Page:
Forensics at UM: broad, innovative and multidisciplinary

When we think of forensic medical research, we usually associate it with crime investigation. But there’s so much more to it than that. With no fewer than three forensics chairs, Maastricht University is unique in the Netherlands. Bela Kubat, professor of Forensic Pathology, Paul Hofman, professor of Forensic and Post-mortem Radiology, and Wilma Duijst, professor of Forensic Medicine and Health-Related Criminal Law, discuss the developments in their field. The first students of the new-style forensic medicine will graduate this year.

All three professors agree that with their different areas of expertise, they complement and strengthen one another. “It opens up doors for us to take great strides forward, and we’re seizing that opportunity,” Hofman says. “The Netherlands conducts fewer post-mortem examinations than almost any other country in Europe. Here we’re always looking for the most cost-efficient way to achieve the highest quality result. There’s a lot of room for improvement, but we’re well on our way.”

Final tool for healthcare quality

In Maastricht, clinical autopsies are performed not only in the case of crime investigations, but also to allow for the study of the healthcare system. What did the person die of? Did they receive the right treatment? Did anything go undiscovered? And what can all this tell us about the quality of healthcare in the Netherlands? Kubat: “Clinical autopsies are an important final tool in quality assurance. Research shows that, despite all the modern technologies in hospitals, there’s a considerable discrepancy between what the attending physician considers the cause of death and what actually appears to be the cause of death. You can use the information obtained through a post-mortem to check the quality of your hospital. And doctors can learn from it too.” Hofman: “This kind of research has been done in several wards at the MUMC+ where accurate records were kept of the cause of death according to the attending physician. The deceased patients were then examined using post-mortem radiological examination, and numerous autopsies were performed. The attending physicians turned out to have correctly determined the cause of death in only 50% of cases.”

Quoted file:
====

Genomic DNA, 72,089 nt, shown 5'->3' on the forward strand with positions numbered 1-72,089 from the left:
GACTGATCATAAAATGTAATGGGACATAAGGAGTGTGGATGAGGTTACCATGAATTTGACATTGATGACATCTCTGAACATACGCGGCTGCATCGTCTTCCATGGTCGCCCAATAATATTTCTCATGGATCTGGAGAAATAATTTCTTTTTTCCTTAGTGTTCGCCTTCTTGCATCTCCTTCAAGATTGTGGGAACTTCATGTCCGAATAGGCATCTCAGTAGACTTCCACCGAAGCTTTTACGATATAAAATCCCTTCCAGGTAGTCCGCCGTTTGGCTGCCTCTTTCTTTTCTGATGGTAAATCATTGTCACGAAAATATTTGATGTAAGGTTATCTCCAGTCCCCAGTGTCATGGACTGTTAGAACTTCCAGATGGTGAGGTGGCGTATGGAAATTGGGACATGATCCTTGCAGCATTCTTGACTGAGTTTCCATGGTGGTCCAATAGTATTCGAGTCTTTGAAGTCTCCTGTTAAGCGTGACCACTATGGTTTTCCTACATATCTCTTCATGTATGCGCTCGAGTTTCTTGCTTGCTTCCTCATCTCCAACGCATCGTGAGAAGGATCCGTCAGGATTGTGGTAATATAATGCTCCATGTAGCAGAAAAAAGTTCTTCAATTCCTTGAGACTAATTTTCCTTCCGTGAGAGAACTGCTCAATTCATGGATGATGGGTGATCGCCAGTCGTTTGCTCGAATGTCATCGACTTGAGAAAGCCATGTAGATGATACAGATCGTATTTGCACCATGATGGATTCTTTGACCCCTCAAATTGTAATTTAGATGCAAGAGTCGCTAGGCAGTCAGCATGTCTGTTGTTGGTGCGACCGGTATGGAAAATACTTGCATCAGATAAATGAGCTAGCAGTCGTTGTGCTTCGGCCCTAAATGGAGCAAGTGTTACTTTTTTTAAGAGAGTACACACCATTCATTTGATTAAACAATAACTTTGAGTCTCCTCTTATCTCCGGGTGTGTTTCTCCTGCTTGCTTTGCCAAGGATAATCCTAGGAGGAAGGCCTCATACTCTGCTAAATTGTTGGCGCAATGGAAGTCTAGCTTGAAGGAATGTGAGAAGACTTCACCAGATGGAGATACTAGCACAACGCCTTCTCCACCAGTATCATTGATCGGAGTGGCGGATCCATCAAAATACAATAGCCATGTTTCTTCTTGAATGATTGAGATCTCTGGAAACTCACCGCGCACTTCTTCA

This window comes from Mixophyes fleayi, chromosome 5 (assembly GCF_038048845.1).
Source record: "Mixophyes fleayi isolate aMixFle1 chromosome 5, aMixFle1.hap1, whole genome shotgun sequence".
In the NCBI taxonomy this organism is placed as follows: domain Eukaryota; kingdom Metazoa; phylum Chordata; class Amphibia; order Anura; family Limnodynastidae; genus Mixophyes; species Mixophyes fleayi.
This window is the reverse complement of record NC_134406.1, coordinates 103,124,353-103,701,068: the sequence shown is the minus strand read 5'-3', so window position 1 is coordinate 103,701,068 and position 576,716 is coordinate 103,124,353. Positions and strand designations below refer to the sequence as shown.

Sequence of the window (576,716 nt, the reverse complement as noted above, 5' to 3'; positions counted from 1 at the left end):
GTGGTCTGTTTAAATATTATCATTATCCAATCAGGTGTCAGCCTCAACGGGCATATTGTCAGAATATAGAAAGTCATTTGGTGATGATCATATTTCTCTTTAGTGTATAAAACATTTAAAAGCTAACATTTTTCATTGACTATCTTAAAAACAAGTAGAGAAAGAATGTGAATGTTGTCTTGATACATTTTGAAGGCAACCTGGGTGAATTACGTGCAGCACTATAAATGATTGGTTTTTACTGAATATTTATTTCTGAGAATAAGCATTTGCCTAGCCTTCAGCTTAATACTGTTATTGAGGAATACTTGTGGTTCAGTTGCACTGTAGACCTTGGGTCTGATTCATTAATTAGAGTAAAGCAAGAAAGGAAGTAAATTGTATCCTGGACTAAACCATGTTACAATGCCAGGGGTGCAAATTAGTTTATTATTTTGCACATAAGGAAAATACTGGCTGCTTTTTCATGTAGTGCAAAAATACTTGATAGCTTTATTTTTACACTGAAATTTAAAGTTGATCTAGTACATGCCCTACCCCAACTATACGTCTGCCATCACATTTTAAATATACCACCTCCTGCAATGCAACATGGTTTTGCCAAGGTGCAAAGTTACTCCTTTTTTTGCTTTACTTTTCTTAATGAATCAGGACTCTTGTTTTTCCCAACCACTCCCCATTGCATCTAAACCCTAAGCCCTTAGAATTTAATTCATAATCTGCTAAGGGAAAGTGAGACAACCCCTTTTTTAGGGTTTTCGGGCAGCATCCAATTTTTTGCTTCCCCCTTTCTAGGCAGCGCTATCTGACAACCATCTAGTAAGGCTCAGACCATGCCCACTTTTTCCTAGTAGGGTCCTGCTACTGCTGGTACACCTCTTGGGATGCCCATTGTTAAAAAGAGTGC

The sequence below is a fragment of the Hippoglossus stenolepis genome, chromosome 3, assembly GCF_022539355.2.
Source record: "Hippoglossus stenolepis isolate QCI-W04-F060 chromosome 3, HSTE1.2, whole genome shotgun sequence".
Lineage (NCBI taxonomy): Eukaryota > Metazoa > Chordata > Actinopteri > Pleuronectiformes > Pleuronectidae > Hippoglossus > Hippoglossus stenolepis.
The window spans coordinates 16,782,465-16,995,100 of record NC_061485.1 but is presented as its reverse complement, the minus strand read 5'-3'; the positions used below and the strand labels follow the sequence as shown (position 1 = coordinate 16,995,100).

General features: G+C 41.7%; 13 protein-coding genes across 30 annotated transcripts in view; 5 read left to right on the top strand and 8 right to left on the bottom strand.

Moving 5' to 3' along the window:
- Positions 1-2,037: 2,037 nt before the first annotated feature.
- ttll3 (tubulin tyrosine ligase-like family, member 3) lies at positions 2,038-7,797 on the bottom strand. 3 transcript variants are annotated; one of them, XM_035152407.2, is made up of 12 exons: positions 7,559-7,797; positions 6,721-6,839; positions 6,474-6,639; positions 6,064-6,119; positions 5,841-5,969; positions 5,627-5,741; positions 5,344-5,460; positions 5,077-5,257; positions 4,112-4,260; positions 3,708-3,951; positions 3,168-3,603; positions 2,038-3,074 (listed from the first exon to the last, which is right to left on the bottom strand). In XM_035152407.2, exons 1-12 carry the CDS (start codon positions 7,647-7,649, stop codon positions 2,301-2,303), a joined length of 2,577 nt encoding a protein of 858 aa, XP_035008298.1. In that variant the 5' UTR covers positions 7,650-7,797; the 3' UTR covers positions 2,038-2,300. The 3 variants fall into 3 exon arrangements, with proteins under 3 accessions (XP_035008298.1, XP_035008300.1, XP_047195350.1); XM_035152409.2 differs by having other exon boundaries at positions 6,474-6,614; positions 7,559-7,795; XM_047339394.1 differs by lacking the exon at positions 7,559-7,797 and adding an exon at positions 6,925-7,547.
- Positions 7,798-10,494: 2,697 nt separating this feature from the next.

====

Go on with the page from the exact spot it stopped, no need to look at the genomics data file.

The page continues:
Kubat: “That’s not to say that doctors are doing it wrong. The cause of death is often very difficult to determine clinically. We can look inside the body; something a doctor can’t do with a live patient. It’s important for both the next of kin and the doctor to know the correct cause of death. And it’s important for national statistics, because they feed into the government’s policy and funding of healthcare. The more accurate the statistics, the better the available money can be channelled towards the most prevalent types of disease.”

Margot Krijnen (tekst), Philip Driessen (fotografie)

Paul Hofman, Bela Kubat and Wilma Duijst

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